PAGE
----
Benchmarking Performance: CPU Legacy Tests

Our legacy tests represent benchmarks that were once at the height of their time. Some of these are industry standard synthetics, and we have data going back over 10 years. All of the data here has been rerun on Windows 10, and we plan to go back several generations of components to see how performance has evolved.

All of our benchmark results can also be found in our benchmark engine, Bench.

3D Particle Movement v1

3DPM is a self-penned benchmark, taking basic 3D movement algorithms used in Brownian Motion simulations and testing them for speed. High floating point performance, MHz and IPC wins in the single thread version, whereas the multithread version has to handle the threads and loves more cores. This is the original version, written in the style of a typical non-computer science student coding up an algorithm for their theoretical problem, and comes without any non-obvious optimizations not already performed by the compiler, such as false sharing.

Legacy: 3DPM v1 Single Threaded

Legacy: 3DPM v1 MultiThreaded

CineBench 11.5 and 10

Cinebench is a widely known benchmarking tool for measuring performance relative to MAXON's animation software Cinema 4D. Cinebench has been optimized over a decade and focuses on purely CPU horsepower, meaning if there is a discrepancy in pure throughput characteristics, Cinebench is likely to show that discrepancy. Arguably other software doesn't make use of all the tools available, so the real world relevance might purely be academic, but given our large database of data for Cinebench it seems difficult to ignore a small five-minute test. We run the modern version 15 in this test, as well as the older 11.5 and 10 due to our back data.

Legacy: CineBench 11.5 Single Threaded

Legacy: CineBench 11.5 MultiThreaded

Legacy: CineBench 10 Single Threaded

Legacy: 3DPM v1 MultiThreaded

x264 HD 3.0

Similarly, the x264 HD 3.0 package we use here is also kept for historic regressional data. The latest version is 5.0.1, and encodes a 1080p video clip into a high-quality x264 file. Version 3.0 only performs the same test on a 720p file, and in most circumstances the software performance hits its limit on high-end processors, but still works well for mainstream and low-end. Also, this version only takes a few minutes, whereas the latest can take over 90 minutes to run.

Legacy: x264 3.0 Pass 1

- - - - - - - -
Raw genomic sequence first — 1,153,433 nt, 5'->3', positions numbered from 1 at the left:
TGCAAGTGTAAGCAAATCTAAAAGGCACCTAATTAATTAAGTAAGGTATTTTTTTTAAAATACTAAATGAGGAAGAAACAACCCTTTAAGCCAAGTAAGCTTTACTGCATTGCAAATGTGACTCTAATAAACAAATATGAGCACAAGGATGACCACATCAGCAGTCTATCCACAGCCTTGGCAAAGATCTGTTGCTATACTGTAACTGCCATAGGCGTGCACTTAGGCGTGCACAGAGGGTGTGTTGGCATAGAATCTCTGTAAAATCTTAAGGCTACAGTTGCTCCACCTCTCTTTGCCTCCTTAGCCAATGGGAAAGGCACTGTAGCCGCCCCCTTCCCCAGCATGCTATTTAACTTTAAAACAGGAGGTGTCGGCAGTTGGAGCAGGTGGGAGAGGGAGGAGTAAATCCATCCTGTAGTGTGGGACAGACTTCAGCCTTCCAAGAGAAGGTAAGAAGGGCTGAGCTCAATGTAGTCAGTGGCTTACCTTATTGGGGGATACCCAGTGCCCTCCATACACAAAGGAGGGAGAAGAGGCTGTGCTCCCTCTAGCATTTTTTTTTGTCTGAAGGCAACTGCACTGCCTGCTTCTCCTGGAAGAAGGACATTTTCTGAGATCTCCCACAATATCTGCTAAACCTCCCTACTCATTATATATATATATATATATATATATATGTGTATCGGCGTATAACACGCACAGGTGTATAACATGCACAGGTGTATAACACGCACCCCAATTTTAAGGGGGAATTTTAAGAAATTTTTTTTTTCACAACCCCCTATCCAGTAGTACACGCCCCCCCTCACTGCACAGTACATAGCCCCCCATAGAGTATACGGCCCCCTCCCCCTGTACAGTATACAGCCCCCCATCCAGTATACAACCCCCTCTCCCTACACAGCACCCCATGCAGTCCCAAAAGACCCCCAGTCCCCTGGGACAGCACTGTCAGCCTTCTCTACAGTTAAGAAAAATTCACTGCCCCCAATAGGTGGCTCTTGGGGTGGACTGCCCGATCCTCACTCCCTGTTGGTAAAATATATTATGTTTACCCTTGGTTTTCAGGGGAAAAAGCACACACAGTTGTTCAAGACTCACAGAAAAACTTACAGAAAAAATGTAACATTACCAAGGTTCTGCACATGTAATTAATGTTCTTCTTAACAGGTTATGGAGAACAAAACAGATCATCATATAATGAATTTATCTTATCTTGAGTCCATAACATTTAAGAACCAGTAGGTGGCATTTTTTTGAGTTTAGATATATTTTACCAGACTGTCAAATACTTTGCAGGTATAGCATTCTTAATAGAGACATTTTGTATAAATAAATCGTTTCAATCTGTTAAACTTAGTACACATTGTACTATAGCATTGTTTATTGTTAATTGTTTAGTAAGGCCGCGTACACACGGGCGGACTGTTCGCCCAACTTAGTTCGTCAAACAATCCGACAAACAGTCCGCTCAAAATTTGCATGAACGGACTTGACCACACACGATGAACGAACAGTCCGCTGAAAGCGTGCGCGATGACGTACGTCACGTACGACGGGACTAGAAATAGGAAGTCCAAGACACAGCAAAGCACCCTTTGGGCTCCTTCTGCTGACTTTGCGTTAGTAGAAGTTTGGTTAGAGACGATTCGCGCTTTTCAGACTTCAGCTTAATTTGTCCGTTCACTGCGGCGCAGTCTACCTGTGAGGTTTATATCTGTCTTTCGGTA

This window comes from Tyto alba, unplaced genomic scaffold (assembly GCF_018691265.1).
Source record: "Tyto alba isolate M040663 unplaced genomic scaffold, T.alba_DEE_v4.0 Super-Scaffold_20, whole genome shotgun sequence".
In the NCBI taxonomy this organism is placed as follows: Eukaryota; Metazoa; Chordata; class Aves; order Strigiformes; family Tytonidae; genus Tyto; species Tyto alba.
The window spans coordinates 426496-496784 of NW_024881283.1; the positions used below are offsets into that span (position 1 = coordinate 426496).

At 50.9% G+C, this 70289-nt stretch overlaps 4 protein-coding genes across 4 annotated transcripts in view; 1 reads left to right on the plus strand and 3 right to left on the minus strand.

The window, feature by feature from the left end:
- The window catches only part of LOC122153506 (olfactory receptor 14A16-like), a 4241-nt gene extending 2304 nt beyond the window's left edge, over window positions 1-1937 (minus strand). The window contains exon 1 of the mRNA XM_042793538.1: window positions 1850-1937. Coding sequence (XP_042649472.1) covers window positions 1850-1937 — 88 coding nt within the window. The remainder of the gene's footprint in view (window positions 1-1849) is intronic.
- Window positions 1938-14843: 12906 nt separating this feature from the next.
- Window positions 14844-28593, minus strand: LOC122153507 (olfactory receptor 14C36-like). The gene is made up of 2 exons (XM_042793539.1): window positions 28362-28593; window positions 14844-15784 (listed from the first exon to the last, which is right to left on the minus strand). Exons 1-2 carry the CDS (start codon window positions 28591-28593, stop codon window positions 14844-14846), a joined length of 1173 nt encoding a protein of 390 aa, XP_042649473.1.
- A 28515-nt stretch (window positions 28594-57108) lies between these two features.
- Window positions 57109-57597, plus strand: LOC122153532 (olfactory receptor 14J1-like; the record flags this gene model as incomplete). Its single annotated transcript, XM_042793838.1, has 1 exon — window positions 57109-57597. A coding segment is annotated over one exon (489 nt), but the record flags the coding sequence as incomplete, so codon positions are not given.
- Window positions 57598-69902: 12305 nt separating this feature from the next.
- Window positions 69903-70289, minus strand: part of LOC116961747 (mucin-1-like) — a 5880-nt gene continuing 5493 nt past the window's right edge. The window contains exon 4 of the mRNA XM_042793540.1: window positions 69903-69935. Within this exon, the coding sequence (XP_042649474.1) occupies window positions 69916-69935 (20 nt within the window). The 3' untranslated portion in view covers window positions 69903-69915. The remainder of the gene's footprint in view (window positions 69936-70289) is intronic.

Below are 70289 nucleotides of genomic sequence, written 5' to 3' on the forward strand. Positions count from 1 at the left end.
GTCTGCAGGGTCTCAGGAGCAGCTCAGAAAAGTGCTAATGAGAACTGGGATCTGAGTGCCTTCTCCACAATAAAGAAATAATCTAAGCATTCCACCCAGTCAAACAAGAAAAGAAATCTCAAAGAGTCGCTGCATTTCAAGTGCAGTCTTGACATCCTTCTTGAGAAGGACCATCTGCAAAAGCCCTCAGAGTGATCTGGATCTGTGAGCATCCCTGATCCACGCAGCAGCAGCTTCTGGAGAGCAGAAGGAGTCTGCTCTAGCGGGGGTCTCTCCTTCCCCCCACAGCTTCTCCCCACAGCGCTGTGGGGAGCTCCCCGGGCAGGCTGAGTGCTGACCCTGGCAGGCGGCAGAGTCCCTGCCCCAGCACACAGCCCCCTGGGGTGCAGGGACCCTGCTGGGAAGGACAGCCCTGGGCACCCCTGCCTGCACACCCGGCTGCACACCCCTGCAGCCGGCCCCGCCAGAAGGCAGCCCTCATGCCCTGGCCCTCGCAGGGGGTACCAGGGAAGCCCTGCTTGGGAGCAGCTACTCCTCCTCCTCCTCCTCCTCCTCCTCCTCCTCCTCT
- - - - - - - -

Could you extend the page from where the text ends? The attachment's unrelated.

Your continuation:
Legacy: x264 3.0 Pass 2

Benchmarking Performance: CPU Office Tests Gaming Performance: Civilization 6 (1080p, 4K, 8K, 16K)
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  • YukaKun - Monday, July 24, 2017 - link

    Hat off to you, Mr Ian. A lot of good and interesting information there.

    Cheers!
    Reply
  • Ian Cutress - Monday, July 24, 2017 - link

    Thanks :) This will hopefully become the new CPU testing standard for us. It's all scripted, making benchmarking relatively easy. Sourcing and writing are now the mentally consuming parts. Reply
  • YukaKun - Monday, July 24, 2017 - link

    That is nice to know. Will you write an article about the testing itself? Like detailing the process or something along those lines? It would be interesting to know about those little details, for sure!

    I'm sure you can glue together an article in no time! *wink wink*
    Reply
  • Ian Cutress - Monday, July 24, 2017 - link

    I've had one half-written about the new 2017 suite and an upcoming project for a couple of weeks. Need to get on it! Coffee time... Reply
  • Dr. Swag - Monday, July 24, 2017 - link

    Let's hope you won't be Lake to the party... Reply
  • Cellar Door - Monday, July 24, 2017 - link

    What is lake to the party is Intel - it is just so firetrucking sad how they refuse to give customers more for their money. HT should be enabled on all their chips, it is there on the physical chip.

    I will never buy another Intel cpu - what! You got a problem with that Intel?
    Reply
  • leexgx - Monday, July 24, 2017 - link

    Ryzen on some r3 cpus don't have SMT Reply
  • Lolimaster - Tuesday, July 25, 2017 - link

    With the corresponding price, Ryzen 1500X 4c/8t is 90% of the i7 7700 for half the price. Reply
  • Dr. Swag - Tuesday, July 25, 2017 - link

    "With the corresponding price, Ryzen 1500X 4c/8t is 90% of the i7 7700 for half the price."

    This is just incorrect. Ryzen ipc is around 90% of kaby/skylake, but the 7700k oces around 25% higher and also has around a 20% higher out of the box frequency.
    Reply
  • Diji1 - Wednesday, July 26, 2017 - link

    Uh oh, now they have to swear to never buy an AMD chip ever ever! Reply

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